7

In 1705, Caroline of Ansbach married Georges Augustus. In 1714, she moved to London with her husband as he becomes Prince of Wales. She, thus, becomes Princess of Wales. Her husband became king Georges II in 1727 and she became queen.

In 1736, princess Augusta of Saxe-Gotha married Frederick, Prince of Wales and became Princess of Wales.

Does it mean there was no Princess of Wales between 1727 and 1736? Or did Caroline keep the title until there was a new princess? Or goes the title to some brother's wife?

6

Simply, there would have been no Princess of Wales.

Caroline of Ansbach ceased to be the Princess of Wales on 11th June 1727 when she became Queen Consort when her husband became king.

When George II became King, his eldest son, Frederick Louis became the Prince of Wales as the title is traditionally granted to the heir apparent to the British Monarch.

When he married Augusta of Saxe-Gotha on the 17th April 1736, she automatically became the Princess of Wales. Upon her husbands death, Augusta became the Dowager Princess of Wales until her death on 8th February 1772.

The title of Princess of Wales was then not held until 8th April 1795 when Caroline of Brunswick married George, Prince of Wales who would later become King George IV.

The title Prince of Wales is traditionally only held by the Heir Apparent, and so there has not been a Princess of Wales without a Prince of Wales. With the recent changes to the law regarding succession to the throne, it may be that in the future the title may be held without a Prince of Wales.

  • 1
    Note that these days, the title of Prince of Wales is not automatic: Prince Charles became Duke of Cornwall on his mother's accession, but he had to wait a number of years to be invested as Prince of Wales. I don't know if the same held for Prince Frederick Louis. The title is in the Sovereign's gift, rather than strictly hereditary like the Duchy of Cornwall. – Andrew Leach Dec 15 '17 at 21:51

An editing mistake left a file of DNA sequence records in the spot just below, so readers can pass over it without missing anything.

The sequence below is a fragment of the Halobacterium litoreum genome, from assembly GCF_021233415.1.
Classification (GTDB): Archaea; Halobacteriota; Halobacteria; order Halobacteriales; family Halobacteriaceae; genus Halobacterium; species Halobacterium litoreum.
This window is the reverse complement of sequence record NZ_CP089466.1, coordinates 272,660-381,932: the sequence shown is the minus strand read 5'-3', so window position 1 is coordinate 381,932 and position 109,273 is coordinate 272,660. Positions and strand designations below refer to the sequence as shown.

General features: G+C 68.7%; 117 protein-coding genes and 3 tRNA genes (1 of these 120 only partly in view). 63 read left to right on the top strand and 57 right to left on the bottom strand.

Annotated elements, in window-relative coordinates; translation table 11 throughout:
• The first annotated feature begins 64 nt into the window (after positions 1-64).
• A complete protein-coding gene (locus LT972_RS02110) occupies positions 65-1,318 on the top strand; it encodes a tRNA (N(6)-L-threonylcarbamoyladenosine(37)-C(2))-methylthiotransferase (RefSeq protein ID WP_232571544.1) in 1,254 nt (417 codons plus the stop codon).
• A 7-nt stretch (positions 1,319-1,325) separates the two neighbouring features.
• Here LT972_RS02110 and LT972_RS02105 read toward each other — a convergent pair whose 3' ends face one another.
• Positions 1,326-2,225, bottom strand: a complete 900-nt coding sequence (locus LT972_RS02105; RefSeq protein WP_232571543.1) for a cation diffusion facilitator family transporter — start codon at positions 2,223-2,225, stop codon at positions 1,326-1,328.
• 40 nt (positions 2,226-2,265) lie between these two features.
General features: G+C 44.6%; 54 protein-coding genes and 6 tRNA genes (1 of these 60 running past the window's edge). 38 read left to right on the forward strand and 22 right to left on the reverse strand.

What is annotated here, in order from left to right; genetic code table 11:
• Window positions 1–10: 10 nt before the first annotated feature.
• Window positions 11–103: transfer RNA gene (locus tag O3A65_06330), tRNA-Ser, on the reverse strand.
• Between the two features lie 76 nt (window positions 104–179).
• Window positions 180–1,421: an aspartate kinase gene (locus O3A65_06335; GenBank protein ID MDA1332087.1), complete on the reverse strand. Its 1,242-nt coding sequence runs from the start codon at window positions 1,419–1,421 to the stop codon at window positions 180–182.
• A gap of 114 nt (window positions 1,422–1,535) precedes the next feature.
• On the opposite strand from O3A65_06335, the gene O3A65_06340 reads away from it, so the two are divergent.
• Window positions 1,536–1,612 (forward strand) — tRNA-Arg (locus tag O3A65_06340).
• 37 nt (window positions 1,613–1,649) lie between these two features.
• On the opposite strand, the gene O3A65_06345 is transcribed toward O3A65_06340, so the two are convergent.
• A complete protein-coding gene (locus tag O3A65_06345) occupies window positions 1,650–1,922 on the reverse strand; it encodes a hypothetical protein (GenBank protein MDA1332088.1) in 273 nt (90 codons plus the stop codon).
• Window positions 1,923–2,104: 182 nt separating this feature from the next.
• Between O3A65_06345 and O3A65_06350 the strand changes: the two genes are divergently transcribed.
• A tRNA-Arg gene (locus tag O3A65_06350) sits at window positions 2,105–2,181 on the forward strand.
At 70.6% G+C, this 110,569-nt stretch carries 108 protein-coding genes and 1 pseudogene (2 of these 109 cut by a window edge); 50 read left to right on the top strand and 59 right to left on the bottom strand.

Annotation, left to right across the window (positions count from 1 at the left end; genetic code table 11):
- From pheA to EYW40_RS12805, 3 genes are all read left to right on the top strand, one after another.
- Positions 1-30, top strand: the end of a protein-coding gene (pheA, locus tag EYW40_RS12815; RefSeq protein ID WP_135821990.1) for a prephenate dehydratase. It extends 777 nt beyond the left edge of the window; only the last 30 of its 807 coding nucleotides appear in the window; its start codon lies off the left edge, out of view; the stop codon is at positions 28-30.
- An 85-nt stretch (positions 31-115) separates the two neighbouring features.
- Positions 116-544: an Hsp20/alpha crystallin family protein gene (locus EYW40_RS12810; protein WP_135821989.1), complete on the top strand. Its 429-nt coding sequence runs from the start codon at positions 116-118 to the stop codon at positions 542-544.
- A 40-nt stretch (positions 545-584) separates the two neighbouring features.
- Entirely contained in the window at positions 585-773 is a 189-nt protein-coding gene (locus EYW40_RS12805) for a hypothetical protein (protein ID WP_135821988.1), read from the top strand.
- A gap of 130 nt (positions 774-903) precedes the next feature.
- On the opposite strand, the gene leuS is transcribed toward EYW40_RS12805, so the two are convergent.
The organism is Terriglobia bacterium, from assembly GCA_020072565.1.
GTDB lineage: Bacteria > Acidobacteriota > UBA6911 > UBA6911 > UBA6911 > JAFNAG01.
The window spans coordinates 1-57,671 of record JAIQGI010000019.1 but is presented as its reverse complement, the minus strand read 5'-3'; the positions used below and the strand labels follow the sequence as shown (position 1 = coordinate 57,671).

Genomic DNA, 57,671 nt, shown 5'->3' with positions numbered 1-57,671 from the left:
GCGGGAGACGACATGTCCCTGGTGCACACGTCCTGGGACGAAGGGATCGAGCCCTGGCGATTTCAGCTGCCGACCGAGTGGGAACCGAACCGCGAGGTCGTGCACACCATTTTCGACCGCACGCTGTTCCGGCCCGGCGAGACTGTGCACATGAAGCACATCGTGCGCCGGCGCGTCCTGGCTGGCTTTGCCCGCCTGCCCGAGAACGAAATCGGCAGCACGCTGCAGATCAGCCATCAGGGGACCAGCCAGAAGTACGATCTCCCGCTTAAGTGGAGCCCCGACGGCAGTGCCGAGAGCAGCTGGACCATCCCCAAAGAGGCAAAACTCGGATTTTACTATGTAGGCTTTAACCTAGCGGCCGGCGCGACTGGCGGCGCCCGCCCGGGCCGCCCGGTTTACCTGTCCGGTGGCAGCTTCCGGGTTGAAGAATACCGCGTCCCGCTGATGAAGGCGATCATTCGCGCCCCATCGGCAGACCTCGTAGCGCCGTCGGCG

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    @AndrewLeach Not just these days; I don't think it was ever automatic. There's usually a gap of few months or even years before its conferred on the heir apparent; although the 6ish years it took for Prince Charles was on the long side. – Semaphore Dec 15 '17 at 22:05
16

There wasn't one.

The Princess of Wales is a courtesy title. That is, its holders are not created princesses in their own right, but rather accorded that honour only by virtue of marriage to the Prince of Wales. Accordingly, in the absence of such a prince (or when one is unmarried), there could be no Princess of Wales.

Under British law, any title to be held by the sovereign terminates. Therefore, when George Augustus ascended the throne in 1721, the title Prince of Wales was merged into the Crown and extinguished. By extension, Caroline also ceased to be Princess of Wales. The next heir apparent would have to be specifically created Prince of Wales again, by new letters patent issued by the new monarch.

To further illustrate, consider the case of Princess Augusta of Saxe-Gotha. As you noted, she became the next Princess of Wales upon marrying Prince Frederick in 1736. Prince Frederick, however, predeceased his father King George II without ever managing to ascended to the throne. The widowed Augusta was then styled Princess Dowager of Wales.

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1757 book about Ernest the Pious, Duke of Saxe-Gotha and Augusta's great grandfather.

0

To clarify the dates a little bit:

Prince of Wales George became King George II on 22 June 1727 and his wife Caroline Princess of Wales stopped being Princess of Wales when she became Queen Caroline at the same time. Their son Frederick Lewis was created Prince of Wales on 8 January 1729. He was married om 17 April 1736 thus acquiring a Princess of Wales.

Frederick died 31 March 1751 and Princess Augusta was thereafter merely dowager Princess of Wales and not real princess of wales.

Frederick's son George was created Prince of Wales 20 April 1751. He became King George III 25 October 1760 and did not marry until 8 September 1761 and thus never had a Princess of Wales.

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